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Tag Archives: Victoria Schwab

Gallant is the tale of a young orphan girl named Olivia Prior, and the ghouls that she can see. Olivia lives at Merilance School for Independent Girls in London, and she has no idea who her parents were, or why she was left there. Her only connection to her heritage is a journal that once belonged to her mother, filled with notes that seem to slowly veer into madness as they go on. “I’m so sorry I don’t know what else to do…you will be safe as long as you stay away from Gallant.”

Born without a voice, Olivia communicates via sign language (and occasionally writing, but she rightly refused to wear a chalkboard around her neck). Her inability to speak and the refusal of others to learn to sign has caused her more than a few conflicts with the other students and the matrons at school. Her only real companions at Merilance are the ghouls, partial shades of the dead who linger in our world. While she’s the only one at the school who seems to realize they’re there, they do not speak to her, and vanish from her view when told to go away.

Then one day, everything changes when a letter from an unknown uncle arrives for Olivia. “You are wanted. You are needed. You belong with us,” it reads. She is whisked away from Merilance by a driver who was sent to take her to the family home, Gallant, far from London. There, she meets her cousin, Matthew, and finds that her new home is also filled with ghouls. Ghouls that look like the family portraits hanging in the hallway. And there’s the issue of the mysterious, crumbling wall at the back of the garden, and the iron door that is set in the middle of it. There are many secrets held by Gallant, and Olivia’s mother’s journal ended with warning her to stay away.

The far side of the wall has more in store for her than she ever could have imagined, for there, Olivia finds a dark echo of the grand house. This shadow of Gallant is crumbling, and the master of the house is hungry for something only a Prior can provide. “Do you know what you are, Olivia Prior? You are amends. You are a tithe, a gift, and you belong to me.”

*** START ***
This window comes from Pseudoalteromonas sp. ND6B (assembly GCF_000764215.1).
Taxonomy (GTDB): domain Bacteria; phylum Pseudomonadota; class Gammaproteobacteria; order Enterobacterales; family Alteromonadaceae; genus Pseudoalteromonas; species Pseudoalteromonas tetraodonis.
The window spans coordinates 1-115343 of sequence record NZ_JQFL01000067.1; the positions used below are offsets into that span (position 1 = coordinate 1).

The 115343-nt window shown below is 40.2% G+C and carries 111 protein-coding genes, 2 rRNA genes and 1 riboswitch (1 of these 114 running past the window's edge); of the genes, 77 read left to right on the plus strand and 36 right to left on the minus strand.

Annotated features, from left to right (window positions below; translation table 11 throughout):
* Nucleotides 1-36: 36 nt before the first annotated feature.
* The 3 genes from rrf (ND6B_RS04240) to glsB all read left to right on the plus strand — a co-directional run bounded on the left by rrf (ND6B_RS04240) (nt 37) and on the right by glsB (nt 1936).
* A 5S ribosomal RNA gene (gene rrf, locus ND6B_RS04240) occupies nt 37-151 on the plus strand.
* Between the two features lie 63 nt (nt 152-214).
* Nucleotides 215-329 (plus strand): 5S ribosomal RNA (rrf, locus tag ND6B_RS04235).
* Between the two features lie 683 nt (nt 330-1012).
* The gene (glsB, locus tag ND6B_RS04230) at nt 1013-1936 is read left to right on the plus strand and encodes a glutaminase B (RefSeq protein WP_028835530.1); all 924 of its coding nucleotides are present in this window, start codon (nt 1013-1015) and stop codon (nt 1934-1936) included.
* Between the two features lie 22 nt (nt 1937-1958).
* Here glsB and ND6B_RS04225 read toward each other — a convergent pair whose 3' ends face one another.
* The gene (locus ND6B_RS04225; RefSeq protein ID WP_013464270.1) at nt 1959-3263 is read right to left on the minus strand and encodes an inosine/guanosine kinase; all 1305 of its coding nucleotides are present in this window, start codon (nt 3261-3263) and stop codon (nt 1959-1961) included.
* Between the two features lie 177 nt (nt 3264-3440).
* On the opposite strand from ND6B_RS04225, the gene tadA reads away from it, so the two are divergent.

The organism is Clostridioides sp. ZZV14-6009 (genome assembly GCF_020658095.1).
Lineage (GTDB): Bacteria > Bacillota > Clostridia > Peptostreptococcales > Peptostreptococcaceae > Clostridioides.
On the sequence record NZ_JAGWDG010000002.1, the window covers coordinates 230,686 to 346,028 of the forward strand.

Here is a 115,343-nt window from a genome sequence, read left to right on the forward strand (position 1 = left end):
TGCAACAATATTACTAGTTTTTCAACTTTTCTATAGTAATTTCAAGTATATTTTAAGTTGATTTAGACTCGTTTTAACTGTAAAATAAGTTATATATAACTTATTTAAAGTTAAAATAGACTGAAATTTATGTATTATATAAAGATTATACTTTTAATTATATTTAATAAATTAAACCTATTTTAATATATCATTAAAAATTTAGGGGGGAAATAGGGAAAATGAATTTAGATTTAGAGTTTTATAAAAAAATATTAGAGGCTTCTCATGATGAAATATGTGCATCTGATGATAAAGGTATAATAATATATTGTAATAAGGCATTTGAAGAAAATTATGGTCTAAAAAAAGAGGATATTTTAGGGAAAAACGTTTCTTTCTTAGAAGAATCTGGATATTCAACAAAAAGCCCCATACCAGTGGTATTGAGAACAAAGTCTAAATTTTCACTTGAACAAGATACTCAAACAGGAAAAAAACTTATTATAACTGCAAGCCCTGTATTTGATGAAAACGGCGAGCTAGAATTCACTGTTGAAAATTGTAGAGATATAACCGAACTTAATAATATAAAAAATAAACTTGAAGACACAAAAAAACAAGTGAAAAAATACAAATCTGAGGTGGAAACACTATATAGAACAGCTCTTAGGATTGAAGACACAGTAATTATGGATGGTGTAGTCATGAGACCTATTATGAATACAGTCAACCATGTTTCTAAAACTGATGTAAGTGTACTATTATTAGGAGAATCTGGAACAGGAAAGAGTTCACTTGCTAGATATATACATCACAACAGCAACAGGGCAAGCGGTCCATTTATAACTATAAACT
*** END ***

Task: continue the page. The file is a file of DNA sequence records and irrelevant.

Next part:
Gallant is an absolutely phenomenal Gothic fantasy, showcasing Schwab’s talents at writing for younger audiences. I loved every minute of it, and I’m very grateful to NetGalley and HarperCollins for the eARC in exchange for an honest review. It’s out in the world as of March 1st, so go grab a copy!

You’ve met Addie LaRue. You’ve met her a thousand times, and you’ll meet her a thousand more, and you’ll never remember her.

You might hang on to a trace of her. Some faint, lingering tune she hummed in the hours you spent together will come back to you, and you’ll have no idea where it started. You’ll paint a picture of a girl with seven freckles on her face, a constellation that you know you never saw in the night sky, but a pattern that tiptoes around your brain for the rest of your life.

You know Addie LaRue, though you never heard her name. She goes by so many, she can’t even keep track of which one she told you. It doesn’t matter. You’ll turn away from her for a split second, and when you see her again, it’ll be as if she never existed to you before. Out of sight, out of mind.

Addie LaRue can be seen, but not remembered, even by film. Addie LaRue is a living ghost. Addie LaRue… is cursed.

When she was young, Addie LaRue was engaged, but she was not in love. Fleeing from an arranged marriage, Addie pleaded to whatever gods might have heard her. In her desperation, she made a mistake. “Never pray to the gods that answer after dark,” she had been warned. But night had fallen, and her prayer was heard, and a bargain was struck.

Now, three centuries have passed. Addie has traveled the world, learning to survive on her own. Three centuries with no one able to say her name, save for the dark being who came to her on that darker night, and who returns on occasion to see if she is tired of being forgotten. Three centuries to live as little more than a fleeting shadow.

From the fields and cities of France, Addie eventually made her way to New York, a bustling place just perfect for her to blend into. She grew comfortable there, pushing at the delicate edges of her curse to leave seed ideas in the minds of artists. “She has scattered herself like breadcrumbs, dusted across a hundred works of art.” Still, the real Addie was just as easily and quickly forgotten.

Until she wasn’t.

One day, Addie met Henry, a young bookseller. Against all odds, and in defiance of everything Addie had come to learn in 300 years, Henry remembered her. Somehow, he remembered her, and her carefully built world twisted beneath her. Soon, she is falling for Henry, and wondering if this might be what love feels like.

But Addie isn’t the only person in the world to have made a desperate plea, and she’s not the only one to have had it answered in an unexpected way. Now, everything is poised to change forever, and Addie must decide how much she is willing to risk in order to save man who remembers.

Victoria Schwab has crafted another fantastic world, equally as wondrous as the myriad Londons explored by her other heroines. This book has had my heart for months, and now it can have yours as well.

Today, Addie belongs to the world. Go find her. May you never forget her. I know I won’t.

My most sincere thanks to NetGalley for an eARC of The Invisible Life of Addie LaRue in exchange for an honest review.